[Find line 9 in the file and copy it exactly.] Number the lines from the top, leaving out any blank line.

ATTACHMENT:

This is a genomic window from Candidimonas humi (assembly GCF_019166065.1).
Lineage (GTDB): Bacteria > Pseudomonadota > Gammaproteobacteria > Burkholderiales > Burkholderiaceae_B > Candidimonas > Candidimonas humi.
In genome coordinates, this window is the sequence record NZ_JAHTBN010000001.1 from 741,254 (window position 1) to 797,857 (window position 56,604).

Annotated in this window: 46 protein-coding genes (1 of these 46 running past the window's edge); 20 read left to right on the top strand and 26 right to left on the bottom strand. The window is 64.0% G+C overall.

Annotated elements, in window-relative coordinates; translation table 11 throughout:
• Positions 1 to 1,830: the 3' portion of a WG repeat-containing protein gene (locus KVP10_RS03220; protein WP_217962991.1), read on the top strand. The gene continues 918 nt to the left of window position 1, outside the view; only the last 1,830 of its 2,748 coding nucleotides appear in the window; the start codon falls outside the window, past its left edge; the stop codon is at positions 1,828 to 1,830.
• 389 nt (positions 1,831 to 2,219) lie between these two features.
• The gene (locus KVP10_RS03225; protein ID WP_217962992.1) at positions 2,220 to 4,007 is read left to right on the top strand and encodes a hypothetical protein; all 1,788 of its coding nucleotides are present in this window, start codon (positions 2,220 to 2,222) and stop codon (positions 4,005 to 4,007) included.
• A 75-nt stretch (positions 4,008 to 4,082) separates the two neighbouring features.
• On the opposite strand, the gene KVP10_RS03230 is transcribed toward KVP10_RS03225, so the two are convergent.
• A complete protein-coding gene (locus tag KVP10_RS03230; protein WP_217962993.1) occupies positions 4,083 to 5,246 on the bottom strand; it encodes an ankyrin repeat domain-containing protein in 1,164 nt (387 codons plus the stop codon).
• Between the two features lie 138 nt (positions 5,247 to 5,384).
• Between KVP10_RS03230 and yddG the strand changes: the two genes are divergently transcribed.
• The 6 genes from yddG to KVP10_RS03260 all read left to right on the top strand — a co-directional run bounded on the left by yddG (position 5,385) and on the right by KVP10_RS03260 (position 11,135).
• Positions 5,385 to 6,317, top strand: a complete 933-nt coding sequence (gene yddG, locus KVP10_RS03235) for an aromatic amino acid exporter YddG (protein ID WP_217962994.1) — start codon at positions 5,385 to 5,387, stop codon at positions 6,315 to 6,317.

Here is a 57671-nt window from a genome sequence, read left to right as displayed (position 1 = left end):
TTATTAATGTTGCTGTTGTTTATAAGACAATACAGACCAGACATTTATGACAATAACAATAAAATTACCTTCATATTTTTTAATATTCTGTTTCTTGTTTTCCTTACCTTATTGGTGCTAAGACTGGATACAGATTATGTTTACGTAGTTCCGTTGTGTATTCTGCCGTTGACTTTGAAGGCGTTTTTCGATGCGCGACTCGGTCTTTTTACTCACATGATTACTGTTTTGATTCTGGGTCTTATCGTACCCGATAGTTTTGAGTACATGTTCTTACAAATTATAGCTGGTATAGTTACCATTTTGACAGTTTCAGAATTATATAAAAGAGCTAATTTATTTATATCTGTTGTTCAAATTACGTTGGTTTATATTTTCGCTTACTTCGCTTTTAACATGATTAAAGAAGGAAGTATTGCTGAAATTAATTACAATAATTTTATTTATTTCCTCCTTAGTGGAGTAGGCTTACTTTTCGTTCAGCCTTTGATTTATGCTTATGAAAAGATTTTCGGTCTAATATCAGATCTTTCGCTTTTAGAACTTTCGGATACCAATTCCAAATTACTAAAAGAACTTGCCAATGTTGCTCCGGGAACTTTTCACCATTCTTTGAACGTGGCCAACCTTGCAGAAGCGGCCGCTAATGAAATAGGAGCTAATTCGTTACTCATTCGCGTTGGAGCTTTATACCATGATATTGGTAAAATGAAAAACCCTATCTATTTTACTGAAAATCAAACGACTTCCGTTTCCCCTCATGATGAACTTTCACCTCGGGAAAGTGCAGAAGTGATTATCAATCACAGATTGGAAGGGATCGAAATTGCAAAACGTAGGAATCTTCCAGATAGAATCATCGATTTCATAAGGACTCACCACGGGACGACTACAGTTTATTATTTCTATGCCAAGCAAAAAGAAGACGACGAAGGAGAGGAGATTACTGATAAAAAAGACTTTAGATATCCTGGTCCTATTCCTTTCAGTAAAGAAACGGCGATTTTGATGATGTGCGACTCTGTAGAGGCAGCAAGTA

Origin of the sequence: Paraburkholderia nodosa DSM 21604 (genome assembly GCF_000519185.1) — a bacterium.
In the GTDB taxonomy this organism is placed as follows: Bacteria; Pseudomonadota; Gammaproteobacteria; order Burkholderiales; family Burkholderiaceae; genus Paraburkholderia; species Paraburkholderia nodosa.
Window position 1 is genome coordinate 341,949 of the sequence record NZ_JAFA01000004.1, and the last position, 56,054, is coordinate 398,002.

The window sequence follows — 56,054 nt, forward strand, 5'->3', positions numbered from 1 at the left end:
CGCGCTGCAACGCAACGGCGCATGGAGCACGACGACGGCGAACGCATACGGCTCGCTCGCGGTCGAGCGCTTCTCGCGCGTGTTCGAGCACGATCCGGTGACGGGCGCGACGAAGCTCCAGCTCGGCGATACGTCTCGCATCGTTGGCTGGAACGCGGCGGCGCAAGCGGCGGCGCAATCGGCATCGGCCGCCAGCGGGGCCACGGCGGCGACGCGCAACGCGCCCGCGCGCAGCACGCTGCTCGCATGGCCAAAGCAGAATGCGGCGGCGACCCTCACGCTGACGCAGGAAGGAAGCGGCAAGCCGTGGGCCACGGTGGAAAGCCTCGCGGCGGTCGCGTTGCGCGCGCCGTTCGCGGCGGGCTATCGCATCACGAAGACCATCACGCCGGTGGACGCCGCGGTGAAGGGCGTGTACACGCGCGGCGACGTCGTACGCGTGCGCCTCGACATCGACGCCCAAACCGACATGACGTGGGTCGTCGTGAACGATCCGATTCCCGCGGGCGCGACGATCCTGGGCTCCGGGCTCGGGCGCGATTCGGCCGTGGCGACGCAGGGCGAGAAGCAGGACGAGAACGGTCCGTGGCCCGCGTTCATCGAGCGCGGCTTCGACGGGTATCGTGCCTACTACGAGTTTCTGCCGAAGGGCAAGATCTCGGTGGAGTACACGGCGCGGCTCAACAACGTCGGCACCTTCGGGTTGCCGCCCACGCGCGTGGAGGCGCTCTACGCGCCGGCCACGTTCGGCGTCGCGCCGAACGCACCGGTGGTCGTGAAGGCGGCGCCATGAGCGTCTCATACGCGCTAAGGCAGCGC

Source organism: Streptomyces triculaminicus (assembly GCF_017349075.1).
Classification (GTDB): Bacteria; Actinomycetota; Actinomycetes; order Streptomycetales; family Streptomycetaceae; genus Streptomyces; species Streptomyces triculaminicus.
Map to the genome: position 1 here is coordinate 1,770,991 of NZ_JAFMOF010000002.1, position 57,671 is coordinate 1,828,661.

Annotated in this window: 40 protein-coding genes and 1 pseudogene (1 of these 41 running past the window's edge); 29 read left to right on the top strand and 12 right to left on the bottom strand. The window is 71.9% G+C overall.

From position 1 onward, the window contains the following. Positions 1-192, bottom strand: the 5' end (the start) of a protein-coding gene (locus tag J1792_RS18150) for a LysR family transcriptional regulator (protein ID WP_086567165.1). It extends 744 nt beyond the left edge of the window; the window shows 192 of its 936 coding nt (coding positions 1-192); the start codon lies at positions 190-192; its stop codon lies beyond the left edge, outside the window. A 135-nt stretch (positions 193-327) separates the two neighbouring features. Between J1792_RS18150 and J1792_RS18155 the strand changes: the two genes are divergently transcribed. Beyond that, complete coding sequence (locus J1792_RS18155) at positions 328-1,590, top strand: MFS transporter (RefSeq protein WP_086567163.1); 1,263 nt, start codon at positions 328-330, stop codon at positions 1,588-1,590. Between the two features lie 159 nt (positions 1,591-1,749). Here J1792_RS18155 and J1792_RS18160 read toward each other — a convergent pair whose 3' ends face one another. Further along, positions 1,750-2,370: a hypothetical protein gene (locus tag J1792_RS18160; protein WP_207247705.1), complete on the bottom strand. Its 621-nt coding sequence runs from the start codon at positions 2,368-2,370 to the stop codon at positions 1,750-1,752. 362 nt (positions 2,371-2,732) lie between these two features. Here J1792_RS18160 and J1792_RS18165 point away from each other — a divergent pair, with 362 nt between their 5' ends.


• A 75-nt stretch (positions 4,008 to 4,082) separates the two neighbouring features.